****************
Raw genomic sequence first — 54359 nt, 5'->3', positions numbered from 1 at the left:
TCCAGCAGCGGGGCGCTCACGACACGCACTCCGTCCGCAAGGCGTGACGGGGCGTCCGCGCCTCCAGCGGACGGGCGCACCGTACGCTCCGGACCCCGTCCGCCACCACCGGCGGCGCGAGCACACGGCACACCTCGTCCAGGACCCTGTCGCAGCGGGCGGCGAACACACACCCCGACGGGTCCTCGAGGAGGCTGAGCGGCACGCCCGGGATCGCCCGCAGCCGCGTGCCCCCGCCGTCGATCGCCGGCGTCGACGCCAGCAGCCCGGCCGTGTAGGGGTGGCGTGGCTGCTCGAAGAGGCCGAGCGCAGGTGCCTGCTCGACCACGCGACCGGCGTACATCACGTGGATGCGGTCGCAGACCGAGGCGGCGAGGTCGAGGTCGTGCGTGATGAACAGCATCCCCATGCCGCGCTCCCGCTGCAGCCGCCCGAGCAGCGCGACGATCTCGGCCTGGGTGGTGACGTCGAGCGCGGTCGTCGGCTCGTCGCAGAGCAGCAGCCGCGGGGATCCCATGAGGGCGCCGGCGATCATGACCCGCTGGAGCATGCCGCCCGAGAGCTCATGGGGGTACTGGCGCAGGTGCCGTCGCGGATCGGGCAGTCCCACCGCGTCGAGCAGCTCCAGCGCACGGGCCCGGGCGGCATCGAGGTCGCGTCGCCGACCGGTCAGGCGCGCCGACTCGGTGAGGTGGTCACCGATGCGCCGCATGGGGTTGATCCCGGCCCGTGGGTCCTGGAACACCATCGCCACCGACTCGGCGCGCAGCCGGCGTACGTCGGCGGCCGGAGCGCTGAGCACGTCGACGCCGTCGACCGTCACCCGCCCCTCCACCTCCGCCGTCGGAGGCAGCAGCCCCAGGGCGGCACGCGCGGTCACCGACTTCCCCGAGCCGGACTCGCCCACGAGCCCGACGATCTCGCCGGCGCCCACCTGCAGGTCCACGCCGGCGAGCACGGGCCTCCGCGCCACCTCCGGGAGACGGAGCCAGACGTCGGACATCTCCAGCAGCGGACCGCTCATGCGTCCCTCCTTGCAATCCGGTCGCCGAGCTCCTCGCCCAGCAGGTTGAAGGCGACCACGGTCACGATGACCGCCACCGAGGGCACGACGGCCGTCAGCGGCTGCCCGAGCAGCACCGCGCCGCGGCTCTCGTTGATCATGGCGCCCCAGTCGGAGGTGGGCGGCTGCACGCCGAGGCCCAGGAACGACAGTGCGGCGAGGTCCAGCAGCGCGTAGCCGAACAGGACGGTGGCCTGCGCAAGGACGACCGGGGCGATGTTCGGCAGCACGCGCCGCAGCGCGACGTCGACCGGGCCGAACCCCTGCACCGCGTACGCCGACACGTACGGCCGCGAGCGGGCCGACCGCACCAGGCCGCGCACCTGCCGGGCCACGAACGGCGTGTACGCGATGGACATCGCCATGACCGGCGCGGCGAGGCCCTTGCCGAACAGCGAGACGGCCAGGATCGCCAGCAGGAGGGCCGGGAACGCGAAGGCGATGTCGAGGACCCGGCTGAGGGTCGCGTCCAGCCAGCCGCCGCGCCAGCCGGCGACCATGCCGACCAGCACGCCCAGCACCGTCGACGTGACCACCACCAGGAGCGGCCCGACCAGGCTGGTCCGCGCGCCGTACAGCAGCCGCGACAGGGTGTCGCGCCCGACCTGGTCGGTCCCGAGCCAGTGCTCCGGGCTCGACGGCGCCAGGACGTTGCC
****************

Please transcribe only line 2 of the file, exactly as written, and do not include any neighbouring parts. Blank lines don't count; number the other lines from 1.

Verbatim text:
TCCAGCAGCGGGGCGCTCACGACACGCACTCCGTCCGCAAGGCGTGACGGGGCGTCCGCGCCTCCAGCGGACGGGCGCACCGTACGCTCCGGACCCCGTCCGCCACCACCGGCGGCGCGAGCACACGGCACACCTCGTCCAGGACCCTGTCGCAGCGGGCGGCGAACACACACCCCGACGGGTCCTCGAGGAGGCTGAGCGGCACGCCCGGGATCGCCCGCAGCCGCGTGCCCCCGCCGTCGATCGCCGGCGTCGACGCCAGCAGCCCGGCCGTGTAGGGGTGGCGTGGCTGCTCGAAGAGGCCGAGCGCAGGTGCCTGCTCGACCACGCGACCGGCGTACATCACGTGGATGCGGTCGCAGACCGAGGCGGCGAGGTCGAGGTCGTGCGTGATGAACAGCATCCCCATGCCGCGCTCCCGCTGCAGCCGCCCGAGCAGCGCGACGATCTCGGCCTGGGTGGTGACGTCGAGCGCGGTCGTCGGCTCGTCGCAGAGCAGCAGCCGCGGGGATCCCATGAGGGCGCCGGCGATCATGACCCGCTGGAGCATGCCGCCCGAGAGCTCATGGGGGTACTGGCGCAGGTGCCGTCGCGGATCGGGCAGTCCCACCGCGTCGAGCAGCTCCAGCGCACGGGCCCGGGCGGCATCGAGGTCGCGTCGCCGACCGGTCAGGCGCGCCGACTCGGTGAGGTGGTCACCGATGCGCCGCATGGGGTTGATCCCGGCCCGTGGGTCCTGGAACACCATCGCCACCGACTCGGCGCGCAGCCGGCGTACGTCGGCGGCCGGAGCGCTGAGCACGTCGACGCCGTCGACCGTCACCCGCCCCTCCACCTCCGCCGTCGGAGGCAGCAGCCCCAGGGCGGCACGCGCGGTCACCGACTTCCCCGAGCCGGACTCGCCCACGAGCCCGACGATCTCGCCGGCGCCCACCTGCAGGTCCACGCCGGCGAGCACGGGCCTCCGCGCCACCTCCGGGAGACGGAGCCAGACGTCGGACATCTCCAGCAGCGGACCGCTCATGCGTCCCTCCTTGCAATCCGGTCGCCGAGCTCCTCGCCCAGCAGGTTGAAGGCGACCACGGTCACGATGACCGCCACCGAGGGCACGACGGCCGTCAGCGGCTGCCCGAGCAGCACCGCGCCGCGGCTCTCGTTGATCATGGCGCCCCAGTCGGAGGTGGGCGGCTGCACGCCGAGGCCCAGGAACGACAGTGCGGCGAGGTCCAGCAGCGCGTAGCCGAACAGGACGGTGGCCTGCGCAAGGACGACCGGGGCGATGTTCGGCAGCACGCGCCGCAGCGCGACGTCGACCGGGCCGAACCCCTGCACCGCGTACGCCGACACGTACGGCCGCGAGCGGGCCGACCGCACCAGGCCGCGCACCTGCCGGGCCACGAACGGCGTGTACGCGATGGACATCGCCATGACCGGCGCGGCGAGGCCCTTGCCGAACAGCGAGACGGCCAGGATCGCCAGCAGGAGGGCCGGGAACGCGAAGGCGATGTCGAGGACCCGGCTGAGGGTCGCGTCCAGCCAGCCGCCGCGCCAGCCGGCGACCATGCCGACCAGCACGCCCAGCACCGTCGACGTGACCACCACCAGGAGCGGCCCGACCAGGCTGGTCCGCGCGCCGTACAGCAGCCGCGACAGGGTGTCGCGCCCGACCTGGTCGGTCCCGAGCCAGTGCTCCGGGCTCGACGGCGCCAGGACGTTGCC